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Foreign Affairs, Debt, and Bond Madness

October 14, 2019

We’re already expecting slowing growth and market volatility in the near term. But three current situations could radically change our fortunes for the worse.

 

First is the U.S. and China’s ongoing trade and currency battle. This seems to get worse as the countries’ dialog drags on.

 

The second is the unfolding cold war between the U.S. and China, much of which has to do with technology. Unlike the trade/currency negotiations, this battle is at least not getting any worse.

 

The third scenario is tension with Iran. Thankfully, both nations seemingly realize military escalation will do nobody any good. Still, mistakes happen, and it doesn’t take long for things to ravel out of control.

 

A Common Thread

 

 

The common thread throughout most of our problems is debt. We have too much debt.

 

As government debt rises, business conditions depress. Economic growth reduces, and interest rates continue to fall.

 

But central banks and President Trump still think low rates solve all problems. They don’t solve everything.

 

Despite desires to have rates at 0 percent or less, it won’t have the desired effect. Japan and others have shown that to be true over time.

 

Normally, low real yields mean economic growth. But now they just seem to mean the return on capital has declined.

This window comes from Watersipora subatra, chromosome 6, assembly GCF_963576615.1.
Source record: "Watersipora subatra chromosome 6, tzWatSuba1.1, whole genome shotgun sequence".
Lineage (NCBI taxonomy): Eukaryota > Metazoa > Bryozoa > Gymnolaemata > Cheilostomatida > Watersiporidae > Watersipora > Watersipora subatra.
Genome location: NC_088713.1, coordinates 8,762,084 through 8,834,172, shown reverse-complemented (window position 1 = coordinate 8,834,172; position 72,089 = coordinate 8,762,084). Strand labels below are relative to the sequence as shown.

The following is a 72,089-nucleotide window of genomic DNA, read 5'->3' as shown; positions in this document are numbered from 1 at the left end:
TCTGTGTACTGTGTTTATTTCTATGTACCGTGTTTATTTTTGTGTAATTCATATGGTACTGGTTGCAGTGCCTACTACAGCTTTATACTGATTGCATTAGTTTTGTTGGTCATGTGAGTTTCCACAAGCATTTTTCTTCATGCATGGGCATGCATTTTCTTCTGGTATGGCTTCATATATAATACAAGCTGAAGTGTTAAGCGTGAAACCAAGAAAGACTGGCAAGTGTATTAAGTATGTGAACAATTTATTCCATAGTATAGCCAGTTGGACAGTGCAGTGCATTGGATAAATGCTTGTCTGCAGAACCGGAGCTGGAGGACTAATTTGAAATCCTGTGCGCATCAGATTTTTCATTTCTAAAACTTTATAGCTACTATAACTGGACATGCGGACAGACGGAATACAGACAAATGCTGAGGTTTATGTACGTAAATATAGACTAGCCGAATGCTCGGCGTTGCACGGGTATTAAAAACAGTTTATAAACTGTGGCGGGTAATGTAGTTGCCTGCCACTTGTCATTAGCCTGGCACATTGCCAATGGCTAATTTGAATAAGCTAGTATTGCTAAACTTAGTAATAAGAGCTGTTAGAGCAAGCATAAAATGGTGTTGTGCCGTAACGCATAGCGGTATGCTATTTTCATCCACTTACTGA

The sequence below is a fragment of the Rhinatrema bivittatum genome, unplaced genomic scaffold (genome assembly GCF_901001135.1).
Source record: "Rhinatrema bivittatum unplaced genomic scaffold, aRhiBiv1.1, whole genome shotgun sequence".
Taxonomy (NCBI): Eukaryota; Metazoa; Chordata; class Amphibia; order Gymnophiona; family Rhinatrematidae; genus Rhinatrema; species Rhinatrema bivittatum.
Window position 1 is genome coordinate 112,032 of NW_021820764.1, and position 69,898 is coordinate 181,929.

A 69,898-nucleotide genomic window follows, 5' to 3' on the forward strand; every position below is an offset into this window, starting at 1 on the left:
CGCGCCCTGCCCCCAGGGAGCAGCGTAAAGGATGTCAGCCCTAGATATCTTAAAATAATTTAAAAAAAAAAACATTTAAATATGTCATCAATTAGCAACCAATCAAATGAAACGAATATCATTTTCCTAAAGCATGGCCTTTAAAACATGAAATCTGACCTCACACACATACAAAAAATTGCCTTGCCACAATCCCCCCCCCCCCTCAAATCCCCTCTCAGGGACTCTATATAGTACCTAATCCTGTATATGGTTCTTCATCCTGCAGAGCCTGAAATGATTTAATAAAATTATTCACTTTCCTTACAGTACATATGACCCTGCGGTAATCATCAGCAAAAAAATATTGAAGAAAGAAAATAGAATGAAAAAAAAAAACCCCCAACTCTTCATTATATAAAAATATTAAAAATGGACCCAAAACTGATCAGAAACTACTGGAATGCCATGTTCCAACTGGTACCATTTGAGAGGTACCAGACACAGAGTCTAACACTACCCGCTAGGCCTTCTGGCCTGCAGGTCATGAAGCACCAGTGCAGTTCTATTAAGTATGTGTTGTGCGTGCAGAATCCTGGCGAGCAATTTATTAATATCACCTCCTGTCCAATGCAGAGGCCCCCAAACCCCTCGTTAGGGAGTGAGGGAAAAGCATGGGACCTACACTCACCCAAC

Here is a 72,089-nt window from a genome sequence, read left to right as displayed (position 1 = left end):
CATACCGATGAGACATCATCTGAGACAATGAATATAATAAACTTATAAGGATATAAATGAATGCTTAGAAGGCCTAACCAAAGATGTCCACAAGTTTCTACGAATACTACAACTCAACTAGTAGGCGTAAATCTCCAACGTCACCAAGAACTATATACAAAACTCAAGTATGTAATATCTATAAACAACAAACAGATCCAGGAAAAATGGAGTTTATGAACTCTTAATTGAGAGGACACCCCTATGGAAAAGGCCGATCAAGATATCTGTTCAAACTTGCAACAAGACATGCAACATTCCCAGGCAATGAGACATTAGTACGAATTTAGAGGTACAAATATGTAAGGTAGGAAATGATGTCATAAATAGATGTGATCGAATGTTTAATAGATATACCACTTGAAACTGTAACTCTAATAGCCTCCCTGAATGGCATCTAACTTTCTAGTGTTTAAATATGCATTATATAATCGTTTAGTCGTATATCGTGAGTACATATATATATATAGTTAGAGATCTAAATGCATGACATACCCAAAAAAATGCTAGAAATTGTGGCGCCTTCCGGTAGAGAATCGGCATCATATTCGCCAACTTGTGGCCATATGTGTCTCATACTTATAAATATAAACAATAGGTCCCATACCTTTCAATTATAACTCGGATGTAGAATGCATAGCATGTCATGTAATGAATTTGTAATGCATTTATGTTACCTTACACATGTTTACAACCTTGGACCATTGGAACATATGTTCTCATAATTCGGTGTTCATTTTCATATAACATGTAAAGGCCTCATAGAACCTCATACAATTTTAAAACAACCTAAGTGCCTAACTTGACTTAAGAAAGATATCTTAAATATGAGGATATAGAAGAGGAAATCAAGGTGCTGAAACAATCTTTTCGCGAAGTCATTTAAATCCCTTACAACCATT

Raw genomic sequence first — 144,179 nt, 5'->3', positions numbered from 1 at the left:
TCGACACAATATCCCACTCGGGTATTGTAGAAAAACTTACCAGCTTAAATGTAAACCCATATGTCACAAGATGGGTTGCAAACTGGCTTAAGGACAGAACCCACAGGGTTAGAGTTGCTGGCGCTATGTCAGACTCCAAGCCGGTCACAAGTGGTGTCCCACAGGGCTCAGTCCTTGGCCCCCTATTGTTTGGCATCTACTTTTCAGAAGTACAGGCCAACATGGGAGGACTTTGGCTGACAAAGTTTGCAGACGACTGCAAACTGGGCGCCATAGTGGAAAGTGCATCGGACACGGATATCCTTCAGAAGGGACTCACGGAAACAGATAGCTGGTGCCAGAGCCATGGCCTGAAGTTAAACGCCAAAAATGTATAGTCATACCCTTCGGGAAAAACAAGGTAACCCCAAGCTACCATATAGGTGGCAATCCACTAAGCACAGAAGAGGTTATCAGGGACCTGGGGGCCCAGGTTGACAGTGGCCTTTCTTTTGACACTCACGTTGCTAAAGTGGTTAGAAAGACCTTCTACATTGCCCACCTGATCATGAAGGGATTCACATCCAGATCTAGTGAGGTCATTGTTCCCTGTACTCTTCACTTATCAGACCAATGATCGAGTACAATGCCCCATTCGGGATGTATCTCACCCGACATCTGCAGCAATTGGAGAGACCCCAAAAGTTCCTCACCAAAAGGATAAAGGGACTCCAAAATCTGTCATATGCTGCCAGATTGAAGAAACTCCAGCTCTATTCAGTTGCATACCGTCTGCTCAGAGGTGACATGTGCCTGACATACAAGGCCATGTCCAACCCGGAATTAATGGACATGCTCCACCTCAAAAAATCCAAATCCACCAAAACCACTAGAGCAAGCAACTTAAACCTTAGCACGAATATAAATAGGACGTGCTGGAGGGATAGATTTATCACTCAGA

With low or negative real yields, investors and entrepreneurs won’t earn real returns that align with the risks required to achieve them. So, funds for investment will decline, productivity gains will be nullified, and growth prospects will erode.

 

Of course, the Fed is going to cut rates further – exactly what shouldn’t happen now. It also erred when raising rates in 2018. Rates should’ve slowly risen from 2013 on.

 

This long string of mistakes leaves few good choices now. And the politics involved only complicate things.

 

Bond Market Absurdity

 

More than $17 trillion of bond market investments now carry a negative interest rate. It’s a quarter of the whole bond market and 43 percent of international bonds.

 

That means people are paying to lend money. “Here’s $100,000. I’ll take $98,000 at the end. Thanks.”

 

I don’t get it. There is no logical reason for it.

 

Best yet, something like this has never happened before. So, we have no idea how it might turn out.

 

Wild times!

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